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February 17, 2020 

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COMPLEMENT-IN-PRODUCTION: One of two goods that are produced jointly using the same resource -- that is, the production of one good automatically triggers the production of the other. The terms "joint products" or "by-products" are two terms commonly used for complements-in-production. A complement-in-production is one of two alternatives falling within the other prices determinant of supply. The other is a substitute-in-production. An increase in the price of one complement-in-production causes a increase in supply of the other. Complements-in-production are goods produced jointly from the same resource or input. This typically happens when the resource in question has parts that can be separated into different products. One example is the production of two goods -- beef and leather -- from one resource -- cattle. Another complement in production example is lumber and sawdust, both produced from a single tree.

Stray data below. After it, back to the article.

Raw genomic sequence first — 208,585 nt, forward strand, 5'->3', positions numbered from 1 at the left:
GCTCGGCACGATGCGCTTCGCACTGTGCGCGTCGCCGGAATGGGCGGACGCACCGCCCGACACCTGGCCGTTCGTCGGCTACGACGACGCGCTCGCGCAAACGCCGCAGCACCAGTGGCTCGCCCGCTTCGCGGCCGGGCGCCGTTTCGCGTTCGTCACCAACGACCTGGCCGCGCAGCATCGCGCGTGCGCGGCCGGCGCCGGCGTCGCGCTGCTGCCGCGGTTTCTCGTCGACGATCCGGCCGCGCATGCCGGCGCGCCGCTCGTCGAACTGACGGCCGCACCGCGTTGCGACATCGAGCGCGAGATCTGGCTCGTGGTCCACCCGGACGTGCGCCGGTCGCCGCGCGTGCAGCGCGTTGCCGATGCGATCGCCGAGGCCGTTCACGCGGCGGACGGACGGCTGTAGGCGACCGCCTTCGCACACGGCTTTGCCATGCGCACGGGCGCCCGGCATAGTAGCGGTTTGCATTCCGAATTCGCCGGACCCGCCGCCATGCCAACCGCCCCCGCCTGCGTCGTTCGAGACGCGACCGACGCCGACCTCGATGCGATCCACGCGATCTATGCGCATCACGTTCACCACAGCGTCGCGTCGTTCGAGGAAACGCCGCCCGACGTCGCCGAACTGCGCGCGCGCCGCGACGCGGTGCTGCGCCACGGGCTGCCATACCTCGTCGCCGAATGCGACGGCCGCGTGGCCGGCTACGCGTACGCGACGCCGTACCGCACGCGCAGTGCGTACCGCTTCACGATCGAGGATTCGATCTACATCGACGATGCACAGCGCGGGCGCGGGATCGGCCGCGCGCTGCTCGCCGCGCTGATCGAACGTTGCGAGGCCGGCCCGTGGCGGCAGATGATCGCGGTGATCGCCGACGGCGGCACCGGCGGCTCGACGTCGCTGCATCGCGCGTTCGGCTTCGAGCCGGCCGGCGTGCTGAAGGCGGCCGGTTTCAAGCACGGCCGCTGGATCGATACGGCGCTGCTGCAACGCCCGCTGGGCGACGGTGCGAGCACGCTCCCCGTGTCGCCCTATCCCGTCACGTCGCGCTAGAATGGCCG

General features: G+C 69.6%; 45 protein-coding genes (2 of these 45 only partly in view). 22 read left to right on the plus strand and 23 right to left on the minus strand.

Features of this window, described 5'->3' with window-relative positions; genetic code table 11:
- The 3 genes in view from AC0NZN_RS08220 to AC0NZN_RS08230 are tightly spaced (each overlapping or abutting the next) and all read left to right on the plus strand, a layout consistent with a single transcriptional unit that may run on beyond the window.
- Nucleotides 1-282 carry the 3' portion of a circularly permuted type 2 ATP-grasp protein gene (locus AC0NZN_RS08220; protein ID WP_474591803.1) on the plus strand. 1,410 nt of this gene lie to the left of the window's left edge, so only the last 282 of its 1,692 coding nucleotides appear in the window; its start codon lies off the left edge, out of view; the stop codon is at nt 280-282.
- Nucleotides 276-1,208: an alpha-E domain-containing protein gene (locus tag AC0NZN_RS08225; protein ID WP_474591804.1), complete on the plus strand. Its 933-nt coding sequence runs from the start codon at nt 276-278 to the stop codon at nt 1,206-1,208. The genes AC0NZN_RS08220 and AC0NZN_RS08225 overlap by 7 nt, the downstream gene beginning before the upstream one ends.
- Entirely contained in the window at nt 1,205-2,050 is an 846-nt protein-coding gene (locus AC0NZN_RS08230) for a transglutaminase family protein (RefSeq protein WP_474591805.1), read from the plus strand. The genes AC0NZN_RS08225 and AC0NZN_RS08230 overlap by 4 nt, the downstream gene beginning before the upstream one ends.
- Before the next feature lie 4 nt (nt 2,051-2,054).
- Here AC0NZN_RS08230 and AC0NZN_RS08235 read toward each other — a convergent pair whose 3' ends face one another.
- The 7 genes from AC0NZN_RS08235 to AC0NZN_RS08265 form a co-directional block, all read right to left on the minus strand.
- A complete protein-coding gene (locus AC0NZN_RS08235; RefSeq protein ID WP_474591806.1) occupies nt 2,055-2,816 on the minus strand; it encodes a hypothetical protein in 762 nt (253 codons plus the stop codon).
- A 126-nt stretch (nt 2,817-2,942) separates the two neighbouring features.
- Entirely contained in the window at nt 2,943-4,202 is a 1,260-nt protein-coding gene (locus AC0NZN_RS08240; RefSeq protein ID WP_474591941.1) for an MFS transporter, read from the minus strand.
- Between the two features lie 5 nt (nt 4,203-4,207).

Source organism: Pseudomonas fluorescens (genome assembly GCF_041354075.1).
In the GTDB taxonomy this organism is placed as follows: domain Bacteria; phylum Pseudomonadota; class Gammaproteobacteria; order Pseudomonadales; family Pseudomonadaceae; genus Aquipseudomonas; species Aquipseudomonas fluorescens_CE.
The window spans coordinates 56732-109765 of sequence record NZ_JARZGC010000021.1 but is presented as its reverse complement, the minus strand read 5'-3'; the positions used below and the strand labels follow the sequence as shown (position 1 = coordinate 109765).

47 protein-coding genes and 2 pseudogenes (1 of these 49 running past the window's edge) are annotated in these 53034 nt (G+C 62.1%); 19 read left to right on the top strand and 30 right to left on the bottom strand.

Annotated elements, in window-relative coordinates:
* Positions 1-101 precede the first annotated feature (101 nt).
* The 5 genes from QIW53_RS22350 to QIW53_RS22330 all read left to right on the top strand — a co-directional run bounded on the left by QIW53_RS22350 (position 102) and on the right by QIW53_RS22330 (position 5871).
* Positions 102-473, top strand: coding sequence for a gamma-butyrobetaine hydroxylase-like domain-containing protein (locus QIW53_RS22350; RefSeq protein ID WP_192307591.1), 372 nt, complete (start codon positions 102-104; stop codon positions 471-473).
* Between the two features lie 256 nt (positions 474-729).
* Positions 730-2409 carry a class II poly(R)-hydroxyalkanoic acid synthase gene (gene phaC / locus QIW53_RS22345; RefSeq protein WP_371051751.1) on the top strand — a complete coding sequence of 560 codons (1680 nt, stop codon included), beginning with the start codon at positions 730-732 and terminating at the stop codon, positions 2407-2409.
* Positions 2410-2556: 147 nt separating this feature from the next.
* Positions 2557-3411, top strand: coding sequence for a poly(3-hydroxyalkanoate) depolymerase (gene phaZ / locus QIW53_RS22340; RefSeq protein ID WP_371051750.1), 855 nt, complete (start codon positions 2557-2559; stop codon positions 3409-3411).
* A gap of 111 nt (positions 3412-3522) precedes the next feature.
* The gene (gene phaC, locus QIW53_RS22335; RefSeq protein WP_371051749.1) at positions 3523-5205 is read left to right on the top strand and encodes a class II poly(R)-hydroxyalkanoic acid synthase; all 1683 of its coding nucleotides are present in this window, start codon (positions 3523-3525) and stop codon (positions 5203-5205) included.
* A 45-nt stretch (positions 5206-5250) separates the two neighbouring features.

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TRANSACTIONS DEPOSITS: A fancy, schmancy, official term for checkable deposits. This is the term typically used by the Federal Reserve System when they speak of checking accounts. The logic is that this are the accounts that are used to conduct transactions, that is, are used as money.

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EFFECTIVE DEMAND

A key conceptual notion of Keynesian economics stipulating that the aggregate expenditures on real production is based on existing or actual income rather than the income that would be generated with full employment of resources. Effective demand is embodied in the aggregate expenditures line, which has a positive slope, but a slope of less than one. This concept was proposed by Thomas Robert Malthus in the early 1800s as a counter argument to Say's law found in classical economics and then found new life when John Maynard Keynes developed his theory in the 1930s.

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Today, you are likely to spend a great deal of time at a crowded estate auction looking to buy either a coffee cup commemorating next Thursday or a replacement remote control for your stereo system. Be on the lookout for bottles of barbeque sauce that act TOO innocent.
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On a typical day, the United States Mint produces over $1 million worth of dimes.
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